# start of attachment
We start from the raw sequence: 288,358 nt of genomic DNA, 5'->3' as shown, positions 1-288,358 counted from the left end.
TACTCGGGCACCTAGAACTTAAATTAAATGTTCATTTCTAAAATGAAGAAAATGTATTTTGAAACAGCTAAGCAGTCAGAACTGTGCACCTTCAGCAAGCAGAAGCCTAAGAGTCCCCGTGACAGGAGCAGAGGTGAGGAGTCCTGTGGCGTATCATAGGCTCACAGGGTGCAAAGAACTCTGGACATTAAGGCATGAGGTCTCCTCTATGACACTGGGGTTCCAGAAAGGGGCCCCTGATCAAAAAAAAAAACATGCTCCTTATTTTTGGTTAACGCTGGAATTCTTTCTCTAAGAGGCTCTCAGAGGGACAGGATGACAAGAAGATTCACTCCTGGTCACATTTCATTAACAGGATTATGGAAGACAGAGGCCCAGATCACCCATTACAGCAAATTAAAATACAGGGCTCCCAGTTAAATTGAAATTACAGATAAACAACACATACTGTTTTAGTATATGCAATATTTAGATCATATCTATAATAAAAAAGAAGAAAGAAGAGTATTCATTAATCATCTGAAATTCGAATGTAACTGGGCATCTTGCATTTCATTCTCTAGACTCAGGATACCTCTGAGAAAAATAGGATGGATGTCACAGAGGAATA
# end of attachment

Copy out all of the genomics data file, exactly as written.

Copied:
We start from the raw sequence: 288,358 nt of genomic DNA, 5'->3' as shown, positions 1-288,358 counted from the left end.
TACTCGGGCACCTAGAACTTAAATTAAATGTTCATTTCTAAAATGAAGAAAATGTATTTTGAAACAGCTAAGCAGTCAGAACTGTGCACCTTCAGCAAGCAGAAGCCTAAGAGTCCCCGTGACAGGAGCAGAGGTGAGGAGTCCTGTGGCGTATCATAGGCTCACAGGGTGCAAAGAACTCTGGACATTAAGGCATGAGGTCTCCTCTATGACACTGGGGTTCCAGAAAGGGGCCCCTGATCAAAAAAAAAAACATGCTCCTTATTTTTGGTTAACGCTGGAATTCTTTCTCTAAGAGGCTCTCAGAGGGACAGGATGACAAGAAGATTCACTCCTGGTCACATTTCATTAACAGGATTATGGAAGACAGAGGCCCAGATCACCCATTACAGCAAATTAAAATACAGGGCTCCCAGTTAAATTGAAATTACAGATAAACAACACATACTGTTTTAGTATATGCAATATTTAGATCATATCTATAATAAAAAAGAAGAAAGAAGAGTATTCATTAATCATCTGAAATTCGAATGTAACTGGGCATCTTGCATTTCATTCTCTAGACTCAGGATACCTCTGAGAAAAATAGGATGGATGTCACAGAGGAATA